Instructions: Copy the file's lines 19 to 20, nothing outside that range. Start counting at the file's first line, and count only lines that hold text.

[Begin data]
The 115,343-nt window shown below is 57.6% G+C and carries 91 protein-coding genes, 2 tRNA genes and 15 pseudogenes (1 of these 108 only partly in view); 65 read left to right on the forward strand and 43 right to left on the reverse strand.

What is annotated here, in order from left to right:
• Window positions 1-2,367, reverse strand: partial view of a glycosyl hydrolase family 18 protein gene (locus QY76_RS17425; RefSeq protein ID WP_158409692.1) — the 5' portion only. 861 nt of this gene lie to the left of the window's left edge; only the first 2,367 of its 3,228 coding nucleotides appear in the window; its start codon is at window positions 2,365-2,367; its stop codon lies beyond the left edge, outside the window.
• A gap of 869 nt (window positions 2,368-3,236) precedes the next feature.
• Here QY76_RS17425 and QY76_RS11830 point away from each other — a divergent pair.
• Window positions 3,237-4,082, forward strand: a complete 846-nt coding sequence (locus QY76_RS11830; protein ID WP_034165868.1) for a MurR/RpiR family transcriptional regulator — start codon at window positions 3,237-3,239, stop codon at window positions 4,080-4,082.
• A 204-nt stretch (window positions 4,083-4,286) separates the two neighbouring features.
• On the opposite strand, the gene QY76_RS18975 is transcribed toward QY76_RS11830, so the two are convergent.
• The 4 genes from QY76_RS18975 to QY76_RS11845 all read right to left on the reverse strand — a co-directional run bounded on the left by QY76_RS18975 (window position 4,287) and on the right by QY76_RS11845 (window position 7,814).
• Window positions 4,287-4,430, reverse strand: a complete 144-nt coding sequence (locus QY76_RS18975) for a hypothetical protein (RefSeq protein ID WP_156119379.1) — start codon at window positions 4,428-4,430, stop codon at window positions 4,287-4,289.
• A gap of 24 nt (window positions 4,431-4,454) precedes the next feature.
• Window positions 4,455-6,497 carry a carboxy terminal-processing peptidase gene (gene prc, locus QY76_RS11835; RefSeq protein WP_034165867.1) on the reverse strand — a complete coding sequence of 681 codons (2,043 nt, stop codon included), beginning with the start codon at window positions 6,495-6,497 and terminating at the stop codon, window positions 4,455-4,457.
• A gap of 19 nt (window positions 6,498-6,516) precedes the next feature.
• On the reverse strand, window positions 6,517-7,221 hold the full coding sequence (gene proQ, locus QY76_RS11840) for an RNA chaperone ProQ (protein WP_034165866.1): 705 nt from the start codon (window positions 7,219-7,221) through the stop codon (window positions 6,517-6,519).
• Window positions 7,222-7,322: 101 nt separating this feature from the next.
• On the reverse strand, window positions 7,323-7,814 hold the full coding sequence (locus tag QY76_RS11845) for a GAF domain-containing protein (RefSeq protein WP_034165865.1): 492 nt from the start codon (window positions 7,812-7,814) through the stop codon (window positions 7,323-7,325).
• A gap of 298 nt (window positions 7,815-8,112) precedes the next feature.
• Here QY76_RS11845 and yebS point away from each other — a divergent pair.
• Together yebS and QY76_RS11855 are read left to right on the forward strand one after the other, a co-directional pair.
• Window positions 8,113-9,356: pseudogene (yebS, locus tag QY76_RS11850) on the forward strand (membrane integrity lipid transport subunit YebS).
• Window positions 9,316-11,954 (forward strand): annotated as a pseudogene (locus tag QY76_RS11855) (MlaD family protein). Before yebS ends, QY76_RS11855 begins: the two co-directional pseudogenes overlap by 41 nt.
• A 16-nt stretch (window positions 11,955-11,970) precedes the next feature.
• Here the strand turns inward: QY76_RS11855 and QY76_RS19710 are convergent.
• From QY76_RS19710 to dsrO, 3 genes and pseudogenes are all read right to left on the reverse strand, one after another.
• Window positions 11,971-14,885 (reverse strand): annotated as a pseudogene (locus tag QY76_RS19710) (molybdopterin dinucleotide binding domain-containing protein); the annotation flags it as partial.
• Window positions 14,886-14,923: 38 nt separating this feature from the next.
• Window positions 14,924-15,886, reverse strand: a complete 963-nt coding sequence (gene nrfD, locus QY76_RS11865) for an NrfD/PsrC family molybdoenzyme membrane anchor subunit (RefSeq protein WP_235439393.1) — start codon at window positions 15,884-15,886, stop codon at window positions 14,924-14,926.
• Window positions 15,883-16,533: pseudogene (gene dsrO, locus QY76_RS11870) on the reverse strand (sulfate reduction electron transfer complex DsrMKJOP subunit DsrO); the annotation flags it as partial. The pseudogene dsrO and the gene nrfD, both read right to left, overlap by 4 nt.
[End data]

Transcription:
• Together yebS and QY76_RS11855 are read left to right on the forward strand one after the other, a co-directional pair.
• Window positions 8,113-9,356: pseudogene (yebS, locus tag QY76_RS11850) on the forward strand (membrane integrity lipid transport subunit YebS).